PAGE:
Nelly Sachs (1891–1970) was a dramatist and poet. Born into a Jewish family in Berlin, she was forced to flee Germany and escape to Sweden with her mother in 1940, where she worked as a translator. Her collections of poetry include In the Habitations of Death, Eclipse of Stars, And No One Knows Where to Go, and Flight and Metamorphosis. She was awarded the Nobel Prize in Literature in 1966.
Joshua Weiner is a poet and translator. He is the author of Berlin Notebook: Where Are the Refugees?, The Figure of a Man Being Swallowed by a Fish, From the Book of Giants, and The World’s Room, and he is the editor of At the Barriers: On the Poetry of Thom Gunn. From 1997 to 2021 he served as the poetry editor at Tikkun magazine. He is a professor of English at the University of Maryland, College Park, and lives in Washington, D.C.
"Full of shifting surprises, mysteries and depths . . . [Sachs arrives] home as if longing is itself home, a domain of night, of oblivion, terror, also solace. The longing that Sachs diagnoses and expresses derives from the kind of violence and politics that many Americans can witness but may not know firsthand. Still, that longing, cloaked in existential darkness with glints of light and stripped of explicit context, has everything to do with our common humanity." —Daisy Fried, The New York Times Book Review
“A more complete expression of what new generations of English-language readers will discover to be a great visionary poet . . . With an abstract, lyrical style, Sachs probes the limits of meaning in a universe where God has contracted ‘into Himself in order to create the world’ . . . The timeless lyricism of Flight and Metamorphosis may be what we need as war, atrocity, and exile return to Europe.” —David Woo, Poetry Foundation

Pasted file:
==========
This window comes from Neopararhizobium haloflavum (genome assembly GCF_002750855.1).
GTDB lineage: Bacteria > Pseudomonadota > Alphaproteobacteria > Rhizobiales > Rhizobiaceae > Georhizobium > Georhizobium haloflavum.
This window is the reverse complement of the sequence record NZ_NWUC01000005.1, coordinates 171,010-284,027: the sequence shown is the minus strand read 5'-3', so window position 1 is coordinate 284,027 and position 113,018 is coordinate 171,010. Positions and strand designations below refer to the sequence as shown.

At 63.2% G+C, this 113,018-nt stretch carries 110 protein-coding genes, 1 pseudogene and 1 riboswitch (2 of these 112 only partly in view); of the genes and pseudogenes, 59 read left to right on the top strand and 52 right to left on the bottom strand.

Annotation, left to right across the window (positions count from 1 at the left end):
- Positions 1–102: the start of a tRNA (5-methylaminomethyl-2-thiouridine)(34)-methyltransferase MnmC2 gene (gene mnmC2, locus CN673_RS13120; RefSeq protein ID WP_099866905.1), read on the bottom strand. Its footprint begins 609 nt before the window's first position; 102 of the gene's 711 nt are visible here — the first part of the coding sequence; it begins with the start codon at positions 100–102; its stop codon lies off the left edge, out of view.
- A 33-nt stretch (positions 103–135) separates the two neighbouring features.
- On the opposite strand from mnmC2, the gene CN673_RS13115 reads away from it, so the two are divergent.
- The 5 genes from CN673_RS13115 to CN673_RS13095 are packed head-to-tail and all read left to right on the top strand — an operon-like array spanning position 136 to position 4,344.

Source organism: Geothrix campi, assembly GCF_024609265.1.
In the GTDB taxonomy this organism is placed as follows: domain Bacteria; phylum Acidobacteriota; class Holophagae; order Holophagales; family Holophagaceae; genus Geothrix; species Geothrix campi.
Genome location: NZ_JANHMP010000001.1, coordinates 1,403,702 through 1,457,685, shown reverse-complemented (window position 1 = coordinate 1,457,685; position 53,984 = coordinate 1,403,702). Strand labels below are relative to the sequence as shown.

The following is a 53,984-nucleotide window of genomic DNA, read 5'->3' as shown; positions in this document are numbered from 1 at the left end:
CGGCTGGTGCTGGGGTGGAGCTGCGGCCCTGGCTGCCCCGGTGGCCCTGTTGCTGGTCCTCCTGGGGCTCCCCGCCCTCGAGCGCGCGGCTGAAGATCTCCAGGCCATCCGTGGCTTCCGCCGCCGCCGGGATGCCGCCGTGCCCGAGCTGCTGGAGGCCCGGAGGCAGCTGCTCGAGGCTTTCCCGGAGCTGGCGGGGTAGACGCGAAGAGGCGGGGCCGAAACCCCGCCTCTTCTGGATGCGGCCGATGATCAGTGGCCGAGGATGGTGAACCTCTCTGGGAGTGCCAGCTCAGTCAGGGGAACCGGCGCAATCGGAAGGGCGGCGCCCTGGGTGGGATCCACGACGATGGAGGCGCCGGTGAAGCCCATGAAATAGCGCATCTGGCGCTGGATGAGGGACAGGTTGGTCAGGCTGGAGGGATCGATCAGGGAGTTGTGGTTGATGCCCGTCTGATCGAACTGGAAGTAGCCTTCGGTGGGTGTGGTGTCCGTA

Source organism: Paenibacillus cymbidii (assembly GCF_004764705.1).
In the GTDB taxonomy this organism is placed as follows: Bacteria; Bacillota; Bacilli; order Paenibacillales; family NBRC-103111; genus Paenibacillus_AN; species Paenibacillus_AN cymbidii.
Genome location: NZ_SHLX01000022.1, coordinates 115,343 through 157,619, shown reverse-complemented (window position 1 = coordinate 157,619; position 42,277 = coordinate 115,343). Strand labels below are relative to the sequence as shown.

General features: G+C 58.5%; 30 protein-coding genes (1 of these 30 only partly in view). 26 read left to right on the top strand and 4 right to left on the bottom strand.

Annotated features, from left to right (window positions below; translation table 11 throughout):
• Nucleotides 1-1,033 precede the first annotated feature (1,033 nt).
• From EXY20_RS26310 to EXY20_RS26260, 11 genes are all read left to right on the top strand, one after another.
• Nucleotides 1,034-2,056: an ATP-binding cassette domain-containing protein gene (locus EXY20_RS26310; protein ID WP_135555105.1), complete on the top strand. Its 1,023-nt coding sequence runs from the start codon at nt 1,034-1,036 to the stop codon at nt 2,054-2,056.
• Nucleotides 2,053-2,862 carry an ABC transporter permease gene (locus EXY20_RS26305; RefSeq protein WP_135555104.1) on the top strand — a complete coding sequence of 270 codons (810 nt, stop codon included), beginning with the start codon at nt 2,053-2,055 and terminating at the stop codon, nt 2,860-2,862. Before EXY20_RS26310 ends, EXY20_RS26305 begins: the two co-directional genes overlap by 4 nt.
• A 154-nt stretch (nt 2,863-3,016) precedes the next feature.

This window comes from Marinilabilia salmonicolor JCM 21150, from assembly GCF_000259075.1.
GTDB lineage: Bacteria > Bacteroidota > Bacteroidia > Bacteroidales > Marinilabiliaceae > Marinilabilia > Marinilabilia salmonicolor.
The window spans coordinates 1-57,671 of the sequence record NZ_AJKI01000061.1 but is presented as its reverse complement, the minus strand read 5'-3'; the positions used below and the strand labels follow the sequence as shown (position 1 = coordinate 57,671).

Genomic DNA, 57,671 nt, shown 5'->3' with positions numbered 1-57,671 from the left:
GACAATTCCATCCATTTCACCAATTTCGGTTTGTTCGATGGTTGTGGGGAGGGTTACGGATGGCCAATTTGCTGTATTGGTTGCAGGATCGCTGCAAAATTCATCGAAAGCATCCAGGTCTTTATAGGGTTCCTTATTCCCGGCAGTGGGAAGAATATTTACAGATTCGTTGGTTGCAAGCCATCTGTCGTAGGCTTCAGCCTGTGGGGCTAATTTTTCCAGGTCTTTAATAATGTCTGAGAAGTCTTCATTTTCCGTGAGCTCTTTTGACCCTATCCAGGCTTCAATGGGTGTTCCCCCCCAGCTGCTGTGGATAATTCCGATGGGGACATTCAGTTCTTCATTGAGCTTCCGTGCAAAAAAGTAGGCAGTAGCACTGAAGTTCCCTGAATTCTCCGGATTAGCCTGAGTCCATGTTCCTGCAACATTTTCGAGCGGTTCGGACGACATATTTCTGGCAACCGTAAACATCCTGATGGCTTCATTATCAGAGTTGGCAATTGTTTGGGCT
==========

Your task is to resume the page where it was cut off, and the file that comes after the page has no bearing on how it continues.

"This book is divine. Sachs’ poems are exquisitely crafted in German and in Weiner’s English, but they are also divine because Sachs and her latest translators are aware of a higher power in language . . . there are poems in Flight and Metamorphosis that express a mellow rapture and a poise that can only be called wise . . . Weiner has rendered the powerful, haunting poems of Flucht und Verwandlung in accessibly magisterial English. Flight and Metamorphosis will stand as a crucial contribution: the definitive English translation of this collection, one of the most powerful Sachs wrote." —Stephan Delbos, B O D Y
"Readers will especially appreciate this translation of Flight and Metamorphosis for Weiner’s capacious and engaging introduction; he situates Sachs and her work broadly in twentieth-century literature . . . Reading Sachs’s poems, as we collectively roar through the twenty-first century, the resonances of her work are deeply meaningful. Sachs’s poems provide succor as we watch continued refugee crises resulting from both politics and climate catastrophes." —Julie R. Enszer, Jewish Book Council
"Weiner does a masterly job . . . Once you hear, even in translation, Sachs’s eerie and astringent music, and encounter her numinous fervor, you will surely be a convert." —David Wojahn, On the Seawall
“Compressed power that, at its best, is starkly beautiful . . . There’s a rawness to many of these poems—a sense of exposure that extends to the physical . . . There’s certainly considerable power to the collection, a mature poet at work here. It’s good also to have this collection translated in its entirety—in contrast to the previous sampler-volumes of Sachs’s work—, as there is also a unity to the work . . . [Flight and Metamorphosis] certainly makes for a good introduction to this important poet.” —M. A. Orthofer, The Complete Review